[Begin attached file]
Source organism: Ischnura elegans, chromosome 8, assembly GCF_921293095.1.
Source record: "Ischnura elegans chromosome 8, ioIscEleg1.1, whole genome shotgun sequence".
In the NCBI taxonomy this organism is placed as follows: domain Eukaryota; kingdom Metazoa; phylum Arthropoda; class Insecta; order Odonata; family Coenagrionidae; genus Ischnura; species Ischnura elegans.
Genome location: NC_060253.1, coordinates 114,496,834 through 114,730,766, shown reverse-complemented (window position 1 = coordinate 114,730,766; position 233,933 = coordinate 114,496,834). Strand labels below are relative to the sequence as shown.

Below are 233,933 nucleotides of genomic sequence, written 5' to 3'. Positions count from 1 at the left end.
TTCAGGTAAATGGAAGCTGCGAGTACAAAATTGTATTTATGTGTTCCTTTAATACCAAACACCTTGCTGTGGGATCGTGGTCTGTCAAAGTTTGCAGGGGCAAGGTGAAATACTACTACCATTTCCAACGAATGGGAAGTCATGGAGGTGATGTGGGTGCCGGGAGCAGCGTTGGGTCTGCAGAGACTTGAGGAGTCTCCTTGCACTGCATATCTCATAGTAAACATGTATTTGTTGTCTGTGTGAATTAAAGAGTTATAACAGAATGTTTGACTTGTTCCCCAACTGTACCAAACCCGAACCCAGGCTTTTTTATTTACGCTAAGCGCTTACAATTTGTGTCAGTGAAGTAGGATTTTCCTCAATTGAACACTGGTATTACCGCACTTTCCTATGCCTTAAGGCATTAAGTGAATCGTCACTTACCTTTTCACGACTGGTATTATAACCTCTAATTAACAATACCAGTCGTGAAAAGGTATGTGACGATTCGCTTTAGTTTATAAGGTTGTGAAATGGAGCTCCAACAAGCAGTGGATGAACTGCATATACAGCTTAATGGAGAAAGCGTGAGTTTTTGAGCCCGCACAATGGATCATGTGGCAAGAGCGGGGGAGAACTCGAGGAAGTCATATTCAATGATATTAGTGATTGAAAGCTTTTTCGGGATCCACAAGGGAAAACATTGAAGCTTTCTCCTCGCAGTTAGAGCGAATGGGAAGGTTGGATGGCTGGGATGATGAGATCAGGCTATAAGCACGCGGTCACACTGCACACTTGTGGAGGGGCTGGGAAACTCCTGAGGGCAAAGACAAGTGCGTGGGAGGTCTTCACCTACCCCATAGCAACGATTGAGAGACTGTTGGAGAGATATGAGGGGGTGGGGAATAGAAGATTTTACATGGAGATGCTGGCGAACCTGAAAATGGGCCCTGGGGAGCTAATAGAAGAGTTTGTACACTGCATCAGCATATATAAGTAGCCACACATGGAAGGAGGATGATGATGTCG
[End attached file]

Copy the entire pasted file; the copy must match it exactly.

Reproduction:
Source organism: Ischnura elegans, chromosome 8, assembly GCF_921293095.1.
Source record: "Ischnura elegans chromosome 8, ioIscEleg1.1, whole genome shotgun sequence".
In the NCBI taxonomy this organism is placed as follows: domain Eukaryota; kingdom Metazoa; phylum Arthropoda; class Insecta; order Odonata; family Coenagrionidae; genus Ischnura; species Ischnura elegans.
Genome location: NC_060253.1, coordinates 114,496,834 through 114,730,766, shown reverse-complemented (window position 1 = coordinate 114,730,766; position 233,933 = coordinate 114,496,834). Strand labels below are relative to the sequence as shown.

Below are 233,933 nucleotides of genomic sequence, written 5' to 3'. Positions count from 1 at the left end.
TTCAGGTAAATGGAAGCTGCGAGTACAAAATTGTATTTATGTGTTCCTTTAATACCAAACACCTTGCTGTGGGATCGTGGTCTGTCAAAGTTTGCAGGGGCAAGGTGAAATACTACTACCATTTCCAACGAATGGGAAGTCATGGAGGTGATGTGGGTGCCGGGAGCAGCGTTGGGTCTGCAGAGACTTGAGGAGTCTCCTTGCACTGCATATCTCATAGTAAACATGTATTTGTTGTCTGTGTGAATTAAAGAGTTATAACAGAATGTTTGACTTGTTCCCCAACTGTACCAAACCCGAACCCAGGCTTTTTTATTTACGCTAAGCGCTTACAATTTGTGTCAGTGAAGTAGGATTTTCCTCAATTGAACACTGGTATTACCGCACTTTCCTATGCCTTAAGGCATTAAGTGAATCGTCACTTACCTTTTCACGACTGGTATTATAACCTCTAATTAACAATACCAGTCGTGAAAAGGTATGTGACGATTCGCTTTAGTTTATAAGGTTGTGAAATGGAGCTCCAACAAGCAGTGGATGAACTGCATATACAGCTTAATGGAGAAAGCGTGAGTTTTTGAGCCCGCACAATGGATCATGTGGCAAGAGCGGGGGAGAACTCGAGGAAGTCATATTCAATGATATTAGTGATTGAAAGCTTTTTCGGGATCCACAAGGGAAAACATTGAAGCTTTCTCCTCGCAGTTAGAGCGAATGGGAAGGTTGGATGGCTGGGATGATGAGATCAGGCTATAAGCACGCGGTCACACTGCACACTTGTGGAGGGGCTGGGAAACTCCTGAGGGCAAAGACAAGTGCGTGGGAGGTCTTCACCTACCCCATAGCAACGATTGAGAGACTGTTGGAGAGATATGAGGGGGTGGGGAATAGAAGATTTTACATGGAGATGCTGGCGAACCTGAAAATGGGCCCTGGGGAGCTAATAGAAGAGTTTGTACACTGCATCAGCATATATAAGTAGCCACACATGGAAGGAGGATGATGATGTCG